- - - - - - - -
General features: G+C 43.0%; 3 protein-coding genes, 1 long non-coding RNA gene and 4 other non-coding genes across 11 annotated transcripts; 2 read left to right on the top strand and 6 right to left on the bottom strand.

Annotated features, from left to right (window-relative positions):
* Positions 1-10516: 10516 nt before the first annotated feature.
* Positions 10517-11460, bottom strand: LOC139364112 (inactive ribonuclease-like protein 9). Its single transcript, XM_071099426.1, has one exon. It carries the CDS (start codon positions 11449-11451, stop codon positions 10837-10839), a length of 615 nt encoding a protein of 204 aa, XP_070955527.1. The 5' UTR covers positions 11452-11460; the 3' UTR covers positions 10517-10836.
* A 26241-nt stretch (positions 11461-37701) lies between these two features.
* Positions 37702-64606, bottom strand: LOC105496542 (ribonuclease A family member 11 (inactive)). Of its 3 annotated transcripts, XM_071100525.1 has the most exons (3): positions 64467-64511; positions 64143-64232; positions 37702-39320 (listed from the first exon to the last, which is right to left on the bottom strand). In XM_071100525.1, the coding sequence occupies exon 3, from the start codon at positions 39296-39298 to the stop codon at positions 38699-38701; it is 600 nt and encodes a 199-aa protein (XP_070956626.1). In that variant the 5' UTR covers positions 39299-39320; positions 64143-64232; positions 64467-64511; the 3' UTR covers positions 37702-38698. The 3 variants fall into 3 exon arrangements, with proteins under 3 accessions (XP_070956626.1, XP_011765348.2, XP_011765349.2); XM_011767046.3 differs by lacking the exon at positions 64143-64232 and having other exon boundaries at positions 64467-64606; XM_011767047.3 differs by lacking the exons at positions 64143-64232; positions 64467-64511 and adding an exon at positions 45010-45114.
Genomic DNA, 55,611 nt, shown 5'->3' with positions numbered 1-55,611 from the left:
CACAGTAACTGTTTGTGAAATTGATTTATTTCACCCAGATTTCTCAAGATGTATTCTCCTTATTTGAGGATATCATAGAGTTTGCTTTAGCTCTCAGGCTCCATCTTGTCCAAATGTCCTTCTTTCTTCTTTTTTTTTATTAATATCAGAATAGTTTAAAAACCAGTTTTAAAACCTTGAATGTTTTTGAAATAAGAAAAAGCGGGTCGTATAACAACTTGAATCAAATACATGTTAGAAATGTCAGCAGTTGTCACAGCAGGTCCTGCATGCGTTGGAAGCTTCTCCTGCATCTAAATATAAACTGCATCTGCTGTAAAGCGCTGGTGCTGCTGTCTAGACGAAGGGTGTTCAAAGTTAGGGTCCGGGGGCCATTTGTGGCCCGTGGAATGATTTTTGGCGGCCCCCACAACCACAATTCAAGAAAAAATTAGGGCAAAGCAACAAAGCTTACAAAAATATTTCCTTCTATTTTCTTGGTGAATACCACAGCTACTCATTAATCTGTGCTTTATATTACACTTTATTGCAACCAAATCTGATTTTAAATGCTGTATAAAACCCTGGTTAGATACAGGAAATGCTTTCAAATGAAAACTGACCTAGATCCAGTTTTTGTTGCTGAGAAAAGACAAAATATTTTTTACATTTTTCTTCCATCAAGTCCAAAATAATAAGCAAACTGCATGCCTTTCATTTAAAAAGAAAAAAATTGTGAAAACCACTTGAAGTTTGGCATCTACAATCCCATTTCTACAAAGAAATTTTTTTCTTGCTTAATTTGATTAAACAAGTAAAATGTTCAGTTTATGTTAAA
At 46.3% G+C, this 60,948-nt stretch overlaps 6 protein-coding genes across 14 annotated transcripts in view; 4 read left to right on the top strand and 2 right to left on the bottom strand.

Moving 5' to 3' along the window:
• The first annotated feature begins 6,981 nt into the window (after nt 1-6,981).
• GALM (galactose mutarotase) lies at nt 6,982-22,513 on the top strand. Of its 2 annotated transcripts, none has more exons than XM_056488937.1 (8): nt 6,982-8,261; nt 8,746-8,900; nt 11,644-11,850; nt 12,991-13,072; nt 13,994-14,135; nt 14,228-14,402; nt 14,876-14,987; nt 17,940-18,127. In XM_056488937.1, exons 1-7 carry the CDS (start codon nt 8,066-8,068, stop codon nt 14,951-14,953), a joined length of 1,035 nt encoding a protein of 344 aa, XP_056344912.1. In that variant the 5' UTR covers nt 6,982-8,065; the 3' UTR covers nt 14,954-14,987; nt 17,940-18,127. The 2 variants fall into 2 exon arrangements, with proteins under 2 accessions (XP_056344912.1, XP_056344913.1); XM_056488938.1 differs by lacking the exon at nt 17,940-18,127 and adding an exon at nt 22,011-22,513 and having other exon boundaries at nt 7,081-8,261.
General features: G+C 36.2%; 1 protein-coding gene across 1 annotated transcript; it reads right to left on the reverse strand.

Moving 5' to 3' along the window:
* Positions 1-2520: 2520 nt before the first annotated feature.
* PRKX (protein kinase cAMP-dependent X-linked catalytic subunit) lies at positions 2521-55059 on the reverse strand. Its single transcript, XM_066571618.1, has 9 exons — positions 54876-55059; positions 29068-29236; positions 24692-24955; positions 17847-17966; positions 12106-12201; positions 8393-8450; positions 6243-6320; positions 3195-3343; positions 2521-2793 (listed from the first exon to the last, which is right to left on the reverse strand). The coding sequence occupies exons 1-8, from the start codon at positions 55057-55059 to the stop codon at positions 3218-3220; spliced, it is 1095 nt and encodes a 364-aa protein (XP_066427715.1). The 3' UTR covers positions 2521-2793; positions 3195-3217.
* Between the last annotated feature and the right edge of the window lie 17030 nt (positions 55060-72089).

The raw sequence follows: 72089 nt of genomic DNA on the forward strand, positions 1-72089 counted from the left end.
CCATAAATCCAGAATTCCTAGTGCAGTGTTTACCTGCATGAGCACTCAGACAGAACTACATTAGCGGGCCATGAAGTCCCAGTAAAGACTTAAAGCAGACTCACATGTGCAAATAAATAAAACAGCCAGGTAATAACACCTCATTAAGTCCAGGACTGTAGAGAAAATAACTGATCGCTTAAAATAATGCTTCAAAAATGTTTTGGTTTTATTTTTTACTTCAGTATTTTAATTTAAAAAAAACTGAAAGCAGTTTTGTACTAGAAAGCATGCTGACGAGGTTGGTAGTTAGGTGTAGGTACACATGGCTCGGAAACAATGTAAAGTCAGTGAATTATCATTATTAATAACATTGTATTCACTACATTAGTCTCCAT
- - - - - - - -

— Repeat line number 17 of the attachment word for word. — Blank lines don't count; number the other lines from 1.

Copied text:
* Between the last annotated feature and the right edge of the window lie 17030 nt (positions 55060-72089).